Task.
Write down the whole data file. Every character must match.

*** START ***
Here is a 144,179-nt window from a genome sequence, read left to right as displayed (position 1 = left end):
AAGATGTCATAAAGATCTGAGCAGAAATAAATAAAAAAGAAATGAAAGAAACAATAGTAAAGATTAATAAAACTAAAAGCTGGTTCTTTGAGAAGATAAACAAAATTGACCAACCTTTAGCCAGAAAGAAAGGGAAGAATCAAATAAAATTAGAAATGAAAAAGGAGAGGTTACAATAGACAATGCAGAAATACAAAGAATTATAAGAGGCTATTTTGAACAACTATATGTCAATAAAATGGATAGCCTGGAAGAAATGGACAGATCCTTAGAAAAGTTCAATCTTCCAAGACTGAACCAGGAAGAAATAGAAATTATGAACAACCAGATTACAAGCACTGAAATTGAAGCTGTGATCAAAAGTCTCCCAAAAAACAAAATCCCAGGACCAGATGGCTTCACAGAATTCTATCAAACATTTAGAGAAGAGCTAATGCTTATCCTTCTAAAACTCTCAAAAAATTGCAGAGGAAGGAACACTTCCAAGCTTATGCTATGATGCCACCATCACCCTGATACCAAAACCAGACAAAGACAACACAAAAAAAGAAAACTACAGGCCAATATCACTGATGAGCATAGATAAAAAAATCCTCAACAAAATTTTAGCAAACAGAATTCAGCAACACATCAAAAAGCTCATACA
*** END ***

Here is a 144,179-nt window from a genome sequence, read left to right as displayed (position 1 = left end):
AAGATGTCATAAAGATCTGAGCAGAAATAAATAAAAAAGAAATGAAAGAAACAATAGTAAAGATTAATAAAACTAAAAGCTGGTTCTTTGAGAAGATAAACAAAATTGACCAACCTTTAGCCAGAAAGAAAGGGAAGAATCAAATAAAATTAGAAATGAAAAAGGAGAGGTTACAATAGACAATGCAGAAATACAAAGAATTATAAGAGGCTATTTTGAACAACTATATGTCAATAAAATGGATAGCCTGGAAGAAATGGACAGATCCTTAGAAAAGTTCAATCTTCCAAGACTGAACCAGGAAGAAATAGAAATTATGAACAACCAGATTACAAGCACTGAAATTGAAGCTGTGATCAAAAGTCTCCCAAAAAACAAAATCCCAGGACCAGATGGCTTCACAGAATTCTATCAAACATTTAGAGAAGAGCTAATGCTTATCCTTCTAAAACTCTCAAAAAATTGCAGAGGAAGGAACACTTCCAAGCTTATGCTATGATGCCACCATCACCCTGATACCAAAACCAGACAAAGACAACACAAAAAAAGAAAACTACAGGCCAATATCACTGATGAGCATAGATAAAAAAATCCTCAACAAAATTTTAGCAAACAGAATTCAGCAACACATCAAAAAGCTCATACA